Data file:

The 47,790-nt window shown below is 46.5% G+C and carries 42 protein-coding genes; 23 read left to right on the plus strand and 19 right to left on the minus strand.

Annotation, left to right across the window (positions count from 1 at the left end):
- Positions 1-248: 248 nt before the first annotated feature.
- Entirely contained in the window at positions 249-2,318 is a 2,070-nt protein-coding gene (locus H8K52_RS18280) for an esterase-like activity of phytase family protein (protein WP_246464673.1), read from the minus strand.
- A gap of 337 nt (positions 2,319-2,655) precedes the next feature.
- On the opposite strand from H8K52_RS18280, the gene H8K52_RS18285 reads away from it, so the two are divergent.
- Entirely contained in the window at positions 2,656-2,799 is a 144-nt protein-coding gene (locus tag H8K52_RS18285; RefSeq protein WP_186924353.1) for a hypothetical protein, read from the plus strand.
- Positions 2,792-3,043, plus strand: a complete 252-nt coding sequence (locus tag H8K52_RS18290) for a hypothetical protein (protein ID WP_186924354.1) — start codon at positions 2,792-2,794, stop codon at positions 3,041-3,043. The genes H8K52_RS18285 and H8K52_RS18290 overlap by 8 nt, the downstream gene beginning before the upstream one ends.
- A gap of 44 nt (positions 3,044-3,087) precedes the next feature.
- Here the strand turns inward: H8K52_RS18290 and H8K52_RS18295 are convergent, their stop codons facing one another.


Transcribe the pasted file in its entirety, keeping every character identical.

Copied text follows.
The 47,790-nt window shown below is 46.5% G+C and carries 42 protein-coding genes; 23 read left to right on the plus strand and 19 right to left on the minus strand.

Annotation, left to right across the window (positions count from 1 at the left end):
- Positions 1-248: 248 nt before the first annotated feature.
- Entirely contained in the window at positions 249-2,318 is a 2,070-nt protein-coding gene (locus H8K52_RS18280) for an esterase-like activity of phytase family protein (protein WP_246464673.1), read from the minus strand.
- A gap of 337 nt (positions 2,319-2,655) precedes the next feature.
- On the opposite strand from H8K52_RS18280, the gene H8K52_RS18285 reads away from it, so the two are divergent.
- Entirely contained in the window at positions 2,656-2,799 is a 144-nt protein-coding gene (locus tag H8K52_RS18285; RefSeq protein WP_186924353.1) for a hypothetical protein, read from the plus strand.
- Positions 2,792-3,043, plus strand: a complete 252-nt coding sequence (locus tag H8K52_RS18290) for a hypothetical protein (protein ID WP_186924354.1) — start codon at positions 2,792-2,794, stop codon at positions 3,041-3,043. The genes H8K52_RS18285 and H8K52_RS18290 overlap by 8 nt, the downstream gene beginning before the upstream one ends.
- A gap of 44 nt (positions 3,044-3,087) precedes the next feature.
- Here the strand turns inward: H8K52_RS18290 and H8K52_RS18295 are convergent, their stop codons facing one another.